Q&A: Market turmoil
What's going on? Why are the markets still in turmoil?
News that the German economy has slowed down much faster than anyone expected has triggered fresh concerns about how the eurozone can weather the debt crisis.
It is a huge blow to see that Europe's powerhouse economy is now being affected by the problems in peripheral countries like Greece, Portugal and Ireland.
This bad news comes just a few days after the French economy said its growth had stalled, while the economies of Spain and Italy are only barely growing.
So the continuing debt crisis is weighing heavily across Europe now, and even Britain is worried the euro turmoil will further hurt its economy. This has unsettled the markets and gives investors less confidence about Europe's ability to tackle its debt problems.
Is everyone on holidays or are there any politicians dealing with the problem?
Europe's two most-powerful politicians, German Chancellor Angela Merkel and French President Nicolas Sarkozy, met in Paris to try to ease the euro's slide.
Did they come up with a solution?
No. While they stressed their commitment to strengthening the euro, their fresh proposals created even more confusion and sent the stock markets -- and the currency they are defending -- even lower.
What is their plan?
They surprised everyone when they said they were going to push to ensure that Europe's 17 economies, including Ireland, would be more closely integrated in the future.
This means they want to impose even tougher limits on each country's level of debt. Specifically they want every government to balance its books at the end of each year and to pass new laws -- which would involve changing the Irish Constitution -- that commits them to doing this.
And they want to set up a "euro council" headed by EU President Herman van Rompuy to oversee these changes.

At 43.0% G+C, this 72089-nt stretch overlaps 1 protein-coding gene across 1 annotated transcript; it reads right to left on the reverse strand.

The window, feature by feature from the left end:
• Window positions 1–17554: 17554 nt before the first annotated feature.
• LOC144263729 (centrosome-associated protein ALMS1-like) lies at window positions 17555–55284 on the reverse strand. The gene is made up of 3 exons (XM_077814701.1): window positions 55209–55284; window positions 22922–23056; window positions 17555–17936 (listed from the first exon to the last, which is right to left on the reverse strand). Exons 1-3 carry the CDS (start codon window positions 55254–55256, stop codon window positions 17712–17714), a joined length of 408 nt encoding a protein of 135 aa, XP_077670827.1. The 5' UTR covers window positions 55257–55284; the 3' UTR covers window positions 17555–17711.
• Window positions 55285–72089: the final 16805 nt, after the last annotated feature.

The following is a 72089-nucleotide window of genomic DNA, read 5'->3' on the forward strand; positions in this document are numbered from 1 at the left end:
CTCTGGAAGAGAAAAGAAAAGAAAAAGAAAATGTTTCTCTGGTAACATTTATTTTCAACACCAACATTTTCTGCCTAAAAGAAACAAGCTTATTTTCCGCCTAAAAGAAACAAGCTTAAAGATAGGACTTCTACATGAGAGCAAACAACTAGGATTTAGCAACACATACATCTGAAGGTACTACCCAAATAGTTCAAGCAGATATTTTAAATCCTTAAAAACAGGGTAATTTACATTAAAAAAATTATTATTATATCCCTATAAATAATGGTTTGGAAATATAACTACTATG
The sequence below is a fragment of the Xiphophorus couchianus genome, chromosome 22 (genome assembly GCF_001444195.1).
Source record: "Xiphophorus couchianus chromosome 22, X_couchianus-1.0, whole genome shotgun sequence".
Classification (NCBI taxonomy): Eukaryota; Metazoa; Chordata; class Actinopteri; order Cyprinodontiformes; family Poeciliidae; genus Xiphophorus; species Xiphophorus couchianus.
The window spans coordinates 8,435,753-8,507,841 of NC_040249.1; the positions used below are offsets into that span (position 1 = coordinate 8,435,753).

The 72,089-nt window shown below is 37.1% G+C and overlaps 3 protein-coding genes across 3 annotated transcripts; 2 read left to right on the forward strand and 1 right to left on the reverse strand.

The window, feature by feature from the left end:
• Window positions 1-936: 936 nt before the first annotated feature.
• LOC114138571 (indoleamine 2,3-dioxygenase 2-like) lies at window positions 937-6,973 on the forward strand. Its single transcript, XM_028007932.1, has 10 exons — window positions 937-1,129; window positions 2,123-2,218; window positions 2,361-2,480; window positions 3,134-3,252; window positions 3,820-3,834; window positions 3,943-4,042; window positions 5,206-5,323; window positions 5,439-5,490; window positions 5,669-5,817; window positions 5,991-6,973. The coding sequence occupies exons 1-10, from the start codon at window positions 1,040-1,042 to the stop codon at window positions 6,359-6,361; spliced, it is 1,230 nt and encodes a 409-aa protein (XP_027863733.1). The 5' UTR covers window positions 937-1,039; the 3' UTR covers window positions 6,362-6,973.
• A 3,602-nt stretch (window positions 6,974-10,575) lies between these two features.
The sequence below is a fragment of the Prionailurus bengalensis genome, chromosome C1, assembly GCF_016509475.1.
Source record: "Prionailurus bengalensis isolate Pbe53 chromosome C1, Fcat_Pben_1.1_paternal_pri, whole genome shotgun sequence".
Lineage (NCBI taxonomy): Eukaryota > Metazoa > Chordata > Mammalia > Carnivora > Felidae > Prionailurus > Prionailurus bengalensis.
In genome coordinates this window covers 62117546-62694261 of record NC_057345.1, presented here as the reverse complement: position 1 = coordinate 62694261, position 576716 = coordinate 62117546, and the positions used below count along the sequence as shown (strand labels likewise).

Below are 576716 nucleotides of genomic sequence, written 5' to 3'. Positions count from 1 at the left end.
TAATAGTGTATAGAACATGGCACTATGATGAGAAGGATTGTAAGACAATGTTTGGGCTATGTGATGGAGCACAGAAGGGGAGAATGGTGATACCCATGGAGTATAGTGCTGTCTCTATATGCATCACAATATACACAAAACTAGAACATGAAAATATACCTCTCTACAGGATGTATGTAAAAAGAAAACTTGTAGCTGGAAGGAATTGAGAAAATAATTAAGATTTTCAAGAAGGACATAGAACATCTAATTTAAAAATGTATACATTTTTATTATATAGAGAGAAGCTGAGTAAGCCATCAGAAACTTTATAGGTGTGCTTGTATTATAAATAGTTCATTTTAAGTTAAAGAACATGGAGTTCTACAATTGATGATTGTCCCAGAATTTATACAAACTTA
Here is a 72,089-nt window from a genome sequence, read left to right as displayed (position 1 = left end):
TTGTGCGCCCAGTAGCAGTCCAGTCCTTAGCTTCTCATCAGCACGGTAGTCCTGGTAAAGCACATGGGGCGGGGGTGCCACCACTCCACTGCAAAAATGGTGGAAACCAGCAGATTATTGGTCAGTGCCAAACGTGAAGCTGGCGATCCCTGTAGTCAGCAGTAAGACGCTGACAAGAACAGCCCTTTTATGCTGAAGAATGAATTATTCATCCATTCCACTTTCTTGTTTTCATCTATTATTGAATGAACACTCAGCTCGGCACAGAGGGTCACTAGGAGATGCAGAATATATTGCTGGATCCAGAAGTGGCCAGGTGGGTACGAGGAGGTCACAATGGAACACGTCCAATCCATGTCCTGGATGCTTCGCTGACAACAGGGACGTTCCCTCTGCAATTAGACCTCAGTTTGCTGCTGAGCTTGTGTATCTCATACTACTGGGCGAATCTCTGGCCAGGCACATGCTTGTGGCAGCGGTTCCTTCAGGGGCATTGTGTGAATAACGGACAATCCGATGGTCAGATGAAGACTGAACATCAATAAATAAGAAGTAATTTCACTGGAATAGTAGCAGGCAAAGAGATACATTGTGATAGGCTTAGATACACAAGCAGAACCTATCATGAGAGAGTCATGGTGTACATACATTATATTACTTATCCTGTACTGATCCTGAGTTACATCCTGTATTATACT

Worryingly for Ireland, they also put the issue of corporation tax back on the table.
They said their two countries were preparing proposals to introduce a common tax on companies from the beginning of 2013.
And while for now it looks like this common tax rate will only apply to France and Germany, the danger is that it could mark the start of a fresh initiative to harmonise the rate that applies to companies in every European economy.
This would be disastrous for the Irish economy, which uses a low rate of corporation tax as a key attraction for multinationals to open new businesses here.
Ms Merkel and Mr Sarkozy also brought up the notion of a Europe-wide financial transaction tax, even though it was rejected by eurozone ministers last year.
Why have their proposals gone down so badly?
Well, much of what they have proposed hasn't got a realistic chance of ever happening.
Expecting 17 countries to change their constitutions to shackle them to a Franco/German debt target is a huge ask, and something that will be fiercely resisted.
So their proposals were disappointing and won't contribute much to solving the debt crisis; and because of this the euro fell even further.
The stock markets also all sank lower as investors reacted badly to the reheated proposal for a Europe-wide financial transaction tax, with bank stocks suffering the biggest losses.